Graywolf's River Teacher is also the river of inner consciousness (dreamstream)
that flows through the dream-scape and self-scape. Both are full
of rapids and turbulence, back eddies that trap one in circles going nowhere.
There are calm, deep, peaceful and serene stretches and unexpected twists
that open new vistas. Both the river and dreamstream inexorably flow to
the primal ocean, the sea from which all life has arisen, the ocean of
Like the River Teacher, the consciousness stream is full of boulders
and rocks that define the river and make the rapids and turbulence.
These boulders are the frozen images that define our dis-eases. The
dream guide, like the river guide, undertakes to bring his fellow adventurers
safely through the turbulence and beyond the rocks.
Water always seeks its own level through flow along the path of least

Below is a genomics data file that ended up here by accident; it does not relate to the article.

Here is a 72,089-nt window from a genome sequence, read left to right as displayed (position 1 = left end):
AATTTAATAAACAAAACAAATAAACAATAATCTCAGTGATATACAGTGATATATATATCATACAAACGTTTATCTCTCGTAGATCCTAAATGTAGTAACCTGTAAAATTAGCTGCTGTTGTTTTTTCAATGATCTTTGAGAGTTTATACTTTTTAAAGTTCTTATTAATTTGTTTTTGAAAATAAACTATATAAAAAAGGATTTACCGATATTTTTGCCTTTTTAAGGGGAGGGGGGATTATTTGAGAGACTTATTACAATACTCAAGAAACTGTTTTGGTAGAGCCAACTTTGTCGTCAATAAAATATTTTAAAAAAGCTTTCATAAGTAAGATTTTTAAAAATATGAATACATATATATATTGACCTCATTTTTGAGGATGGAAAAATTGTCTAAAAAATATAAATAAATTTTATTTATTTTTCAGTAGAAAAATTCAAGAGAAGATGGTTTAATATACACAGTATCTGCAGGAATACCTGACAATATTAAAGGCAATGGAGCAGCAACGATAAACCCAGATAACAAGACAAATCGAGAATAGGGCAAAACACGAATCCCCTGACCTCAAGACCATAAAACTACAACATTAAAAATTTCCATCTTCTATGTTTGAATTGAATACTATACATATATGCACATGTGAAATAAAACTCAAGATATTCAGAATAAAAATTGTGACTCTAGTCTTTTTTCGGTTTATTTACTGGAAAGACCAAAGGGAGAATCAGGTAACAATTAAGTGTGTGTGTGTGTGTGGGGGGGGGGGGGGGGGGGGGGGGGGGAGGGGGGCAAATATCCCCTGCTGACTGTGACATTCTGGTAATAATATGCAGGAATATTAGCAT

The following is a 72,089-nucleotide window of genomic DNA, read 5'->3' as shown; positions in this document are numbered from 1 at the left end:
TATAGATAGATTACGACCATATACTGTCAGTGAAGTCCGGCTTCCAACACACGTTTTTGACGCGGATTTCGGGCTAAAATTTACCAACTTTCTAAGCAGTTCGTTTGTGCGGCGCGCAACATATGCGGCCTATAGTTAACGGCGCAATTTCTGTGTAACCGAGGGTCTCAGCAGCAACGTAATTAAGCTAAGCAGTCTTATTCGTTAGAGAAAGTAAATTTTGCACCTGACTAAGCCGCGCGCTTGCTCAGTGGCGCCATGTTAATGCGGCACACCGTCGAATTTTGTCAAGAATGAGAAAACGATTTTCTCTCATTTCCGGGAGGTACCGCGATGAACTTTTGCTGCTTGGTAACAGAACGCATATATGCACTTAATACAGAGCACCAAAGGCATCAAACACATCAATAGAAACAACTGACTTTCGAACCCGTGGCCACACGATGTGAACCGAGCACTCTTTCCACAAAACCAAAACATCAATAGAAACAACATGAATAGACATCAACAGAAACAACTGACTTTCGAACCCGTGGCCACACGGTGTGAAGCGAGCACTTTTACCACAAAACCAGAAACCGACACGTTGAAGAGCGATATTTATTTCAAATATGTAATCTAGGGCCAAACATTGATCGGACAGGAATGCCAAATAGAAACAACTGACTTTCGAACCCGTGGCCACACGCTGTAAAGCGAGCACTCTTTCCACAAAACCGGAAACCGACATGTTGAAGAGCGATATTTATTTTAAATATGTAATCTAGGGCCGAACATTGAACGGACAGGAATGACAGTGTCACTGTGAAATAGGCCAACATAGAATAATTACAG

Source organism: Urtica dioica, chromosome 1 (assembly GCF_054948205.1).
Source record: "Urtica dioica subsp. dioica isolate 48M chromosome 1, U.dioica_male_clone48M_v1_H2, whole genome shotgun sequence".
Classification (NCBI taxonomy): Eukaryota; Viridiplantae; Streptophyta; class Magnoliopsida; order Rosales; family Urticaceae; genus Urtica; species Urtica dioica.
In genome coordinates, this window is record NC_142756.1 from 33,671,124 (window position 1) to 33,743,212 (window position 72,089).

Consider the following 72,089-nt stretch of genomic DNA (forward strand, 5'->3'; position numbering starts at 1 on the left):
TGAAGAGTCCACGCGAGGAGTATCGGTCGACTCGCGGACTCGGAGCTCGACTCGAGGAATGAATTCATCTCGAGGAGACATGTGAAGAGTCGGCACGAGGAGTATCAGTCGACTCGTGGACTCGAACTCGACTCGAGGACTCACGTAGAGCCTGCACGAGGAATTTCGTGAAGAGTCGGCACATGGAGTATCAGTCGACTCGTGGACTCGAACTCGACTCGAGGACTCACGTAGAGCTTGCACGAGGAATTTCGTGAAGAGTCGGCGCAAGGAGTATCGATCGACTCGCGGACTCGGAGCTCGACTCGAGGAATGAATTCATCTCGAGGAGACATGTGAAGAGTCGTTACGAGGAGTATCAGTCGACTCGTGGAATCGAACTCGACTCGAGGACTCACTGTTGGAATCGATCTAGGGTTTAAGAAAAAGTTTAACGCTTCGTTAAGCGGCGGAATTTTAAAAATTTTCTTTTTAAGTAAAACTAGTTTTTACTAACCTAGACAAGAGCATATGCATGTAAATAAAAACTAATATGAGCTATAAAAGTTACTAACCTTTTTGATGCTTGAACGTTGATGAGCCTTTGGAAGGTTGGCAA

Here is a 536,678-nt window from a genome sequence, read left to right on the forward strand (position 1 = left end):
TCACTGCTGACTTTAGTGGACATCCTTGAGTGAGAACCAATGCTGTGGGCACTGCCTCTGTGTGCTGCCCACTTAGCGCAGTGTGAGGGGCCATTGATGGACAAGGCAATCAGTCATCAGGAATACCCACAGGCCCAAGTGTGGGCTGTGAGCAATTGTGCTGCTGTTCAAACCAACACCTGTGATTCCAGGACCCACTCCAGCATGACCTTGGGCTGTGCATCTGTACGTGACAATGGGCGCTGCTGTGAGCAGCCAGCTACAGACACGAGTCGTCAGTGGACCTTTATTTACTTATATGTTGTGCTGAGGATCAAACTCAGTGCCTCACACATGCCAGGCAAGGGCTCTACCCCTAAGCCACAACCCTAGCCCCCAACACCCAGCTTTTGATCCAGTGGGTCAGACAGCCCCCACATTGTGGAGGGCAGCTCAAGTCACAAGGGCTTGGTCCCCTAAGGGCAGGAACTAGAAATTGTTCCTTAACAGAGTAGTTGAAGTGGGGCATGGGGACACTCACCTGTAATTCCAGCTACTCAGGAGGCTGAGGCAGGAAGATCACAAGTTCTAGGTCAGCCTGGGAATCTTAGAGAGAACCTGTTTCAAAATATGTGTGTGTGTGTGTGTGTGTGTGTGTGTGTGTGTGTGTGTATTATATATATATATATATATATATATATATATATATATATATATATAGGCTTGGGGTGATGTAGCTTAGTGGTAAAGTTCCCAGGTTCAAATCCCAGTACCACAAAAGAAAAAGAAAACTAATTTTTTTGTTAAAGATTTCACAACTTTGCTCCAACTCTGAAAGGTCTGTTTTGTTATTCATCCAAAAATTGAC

resistance. In the river there is a flow of water that is part of
a cycle. It is a process--and that is what the stream of consciousness
is--it is a flow. Within the river what makes the rapids is the rocks,
the obstructions. They are the hazards. They create turbulance around
them. The psychic equivalent are the frozen states of consciousness,
the frozen existential images, which obstruct the free flow of creative
consciousness. They are what creates the turbulence within our psyches.
Basically, that is what a rapids is--a turbulence, where the flowing
system is far-from-equilibrium. Of course, that is where all the
excitement is in a river trip, and also in the dream journey. You
have to get into the turbulence. Another interesting thing is that
in a real river there are eddies or backcurrents that are created around
If you get into these eddies you just spin in a circle and go around
and around in them until you can get back into the flow. In creative
consciousness work it is the same thing. You find these little fantasy
loops. They are always right in the middle of the crises, the rapids,
and always reflecting this rock or this frozen consciousness right in the
middle of the river.
This is where the idea of being imaginative as a guide comes in within
the dream journeys. Typically, people will come for dreamhealing
when they are in a crisis. In dreamhealing the eddies are the games
they play, the patterns they get into, their self-serving fantasies, their